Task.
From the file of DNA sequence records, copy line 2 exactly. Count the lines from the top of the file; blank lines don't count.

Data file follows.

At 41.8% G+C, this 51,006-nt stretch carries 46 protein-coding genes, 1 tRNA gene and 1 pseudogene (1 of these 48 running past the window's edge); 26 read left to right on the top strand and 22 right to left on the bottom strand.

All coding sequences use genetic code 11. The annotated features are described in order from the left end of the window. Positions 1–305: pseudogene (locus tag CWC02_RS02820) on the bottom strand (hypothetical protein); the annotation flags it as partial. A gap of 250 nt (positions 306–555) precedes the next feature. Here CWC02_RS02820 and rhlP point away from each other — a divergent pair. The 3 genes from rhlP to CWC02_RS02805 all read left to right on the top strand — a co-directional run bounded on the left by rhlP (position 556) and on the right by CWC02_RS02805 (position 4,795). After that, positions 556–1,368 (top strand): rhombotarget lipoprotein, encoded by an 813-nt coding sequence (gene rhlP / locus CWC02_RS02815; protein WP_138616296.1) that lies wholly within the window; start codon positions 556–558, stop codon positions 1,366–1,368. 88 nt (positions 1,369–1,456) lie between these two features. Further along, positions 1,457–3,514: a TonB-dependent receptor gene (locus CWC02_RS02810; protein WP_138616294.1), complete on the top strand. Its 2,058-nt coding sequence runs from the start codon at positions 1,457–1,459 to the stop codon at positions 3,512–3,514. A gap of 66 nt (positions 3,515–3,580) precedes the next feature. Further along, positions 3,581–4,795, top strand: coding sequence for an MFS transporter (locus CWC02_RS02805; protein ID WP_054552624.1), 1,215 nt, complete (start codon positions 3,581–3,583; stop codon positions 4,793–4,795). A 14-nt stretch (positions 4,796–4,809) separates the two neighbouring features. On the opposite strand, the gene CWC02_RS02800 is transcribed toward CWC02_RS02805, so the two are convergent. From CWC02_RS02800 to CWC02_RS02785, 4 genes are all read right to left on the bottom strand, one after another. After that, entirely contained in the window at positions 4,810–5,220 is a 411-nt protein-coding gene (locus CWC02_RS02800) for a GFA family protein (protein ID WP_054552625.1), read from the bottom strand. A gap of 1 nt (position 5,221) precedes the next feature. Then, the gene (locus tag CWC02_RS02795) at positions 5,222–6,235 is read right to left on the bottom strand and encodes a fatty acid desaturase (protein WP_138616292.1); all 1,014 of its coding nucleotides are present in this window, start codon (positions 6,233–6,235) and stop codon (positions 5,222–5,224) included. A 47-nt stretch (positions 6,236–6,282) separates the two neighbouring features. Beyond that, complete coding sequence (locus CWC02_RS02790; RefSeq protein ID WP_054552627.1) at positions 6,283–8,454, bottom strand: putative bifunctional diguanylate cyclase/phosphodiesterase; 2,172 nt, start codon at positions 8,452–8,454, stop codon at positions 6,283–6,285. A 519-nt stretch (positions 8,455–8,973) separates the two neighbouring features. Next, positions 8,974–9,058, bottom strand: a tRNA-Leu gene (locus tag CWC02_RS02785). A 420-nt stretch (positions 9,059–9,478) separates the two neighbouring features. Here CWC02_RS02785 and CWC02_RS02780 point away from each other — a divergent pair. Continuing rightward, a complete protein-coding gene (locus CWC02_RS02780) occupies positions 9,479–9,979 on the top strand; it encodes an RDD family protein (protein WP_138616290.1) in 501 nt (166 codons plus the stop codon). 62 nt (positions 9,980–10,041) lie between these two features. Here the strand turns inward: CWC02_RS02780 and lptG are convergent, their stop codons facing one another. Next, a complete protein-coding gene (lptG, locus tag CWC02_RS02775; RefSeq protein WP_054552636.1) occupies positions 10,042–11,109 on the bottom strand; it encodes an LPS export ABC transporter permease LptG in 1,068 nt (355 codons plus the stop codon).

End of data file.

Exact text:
All coding sequences use genetic code 11. The annotated features are described in order from the left end of the window. Positions 1–305: pseudogene (locus tag CWC02_RS02820) on the bottom strand (hypothetical protein); the annotation flags it as partial. A gap of 250 nt (positions 306–555) precedes the next feature. Here CWC02_RS02820 and rhlP point away from each other — a divergent pair. The 3 genes from rhlP to CWC02_RS02805 all read left to right on the top strand — a co-directional run bounded on the left by rhlP (position 556) and on the right by CWC02_RS02805 (position 4,795). After that, positions 556–1,368 (top strand): rhombotarget lipoprotein, encoded by an 813-nt coding sequence (gene rhlP / locus CWC02_RS02815; protein WP_138616296.1) that lies wholly within the window; start codon positions 556–558, stop codon positions 1,366–1,368. 88 nt (positions 1,369–1,456) lie between these two features. Further along, positions 1,457–3,514: a TonB-dependent receptor gene (locus CWC02_RS02810; protein WP_138616294.1), complete on the top strand. Its 2,058-nt coding sequence runs from the start codon at positions 1,457–1,459 to the stop codon at positions 3,512–3,514. A gap of 66 nt (positions 3,515–3,580) precedes the next feature. Further along, positions 3,581–4,795, top strand: coding sequence for an MFS transporter (locus CWC02_RS02805; protein ID WP_054552624.1), 1,215 nt, complete (start codon positions 3,581–3,583; stop codon positions 4,793–4,795). A 14-nt stretch (positions 4,796–4,809) separates the two neighbouring features. On the opposite strand, the gene CWC02_RS02800 is transcribed toward CWC02_RS02805, so the two are convergent. From CWC02_RS02800 to CWC02_RS02785, 4 genes are all read right to left on the bottom strand, one after another. After that, entirely contained in the window at positions 4,810–5,220 is a 411-nt protein-coding gene (locus CWC02_RS02800) for a GFA family protein (protein ID WP_054552625.1), read from the bottom strand. A gap of 1 nt (position 5,221) precedes the next feature. Then, the gene (locus tag CWC02_RS02795) at positions 5,222–6,235 is read right to left on the bottom strand and encodes a fatty acid desaturase (protein WP_138616292.1); all 1,014 of its coding nucleotides are present in this window, start codon (positions 6,233–6,235) and stop codon (positions 5,222–5,224) included. A 47-nt stretch (positions 6,236–6,282) separates the two neighbouring features. Beyond that, complete coding sequence (locus CWC02_RS02790; RefSeq protein ID WP_054552627.1) at positions 6,283–8,454, bottom strand: putative bifunctional diguanylate cyclase/phosphodiesterase; 2,172 nt, start codon at positions 8,452–8,454, stop codon at positions 6,283–6,285. A 519-nt stretch (positions 8,455–8,973) separates the two neighbouring features. Next, positions 8,974–9,058, bottom strand: a tRNA-Leu gene (locus tag CWC02_RS02785). A 420-nt stretch (positions 9,059–9,478) separates the two neighbouring features. Here CWC02_RS02785 and CWC02_RS02780 point away from each other — a divergent pair. Continuing rightward, a complete protein-coding gene (locus CWC02_RS02780) occupies positions 9,479–9,979 on the top strand; it encodes an RDD family protein (protein WP_138616290.1) in 501 nt (166 codons plus the stop codon). 62 nt (positions 9,980–10,041) lie between these two features. Here the strand turns inward: CWC02_RS02780 and lptG are convergent, their stop codons facing one another. Next, a complete protein-coding gene (lptG, locus tag CWC02_RS02775; RefSeq protein WP_054552636.1) occupies positions 10,042–11,109 on the bottom strand; it encodes an LPS export ABC transporter permease LptG in 1,068 nt (355 codons plus the stop codon).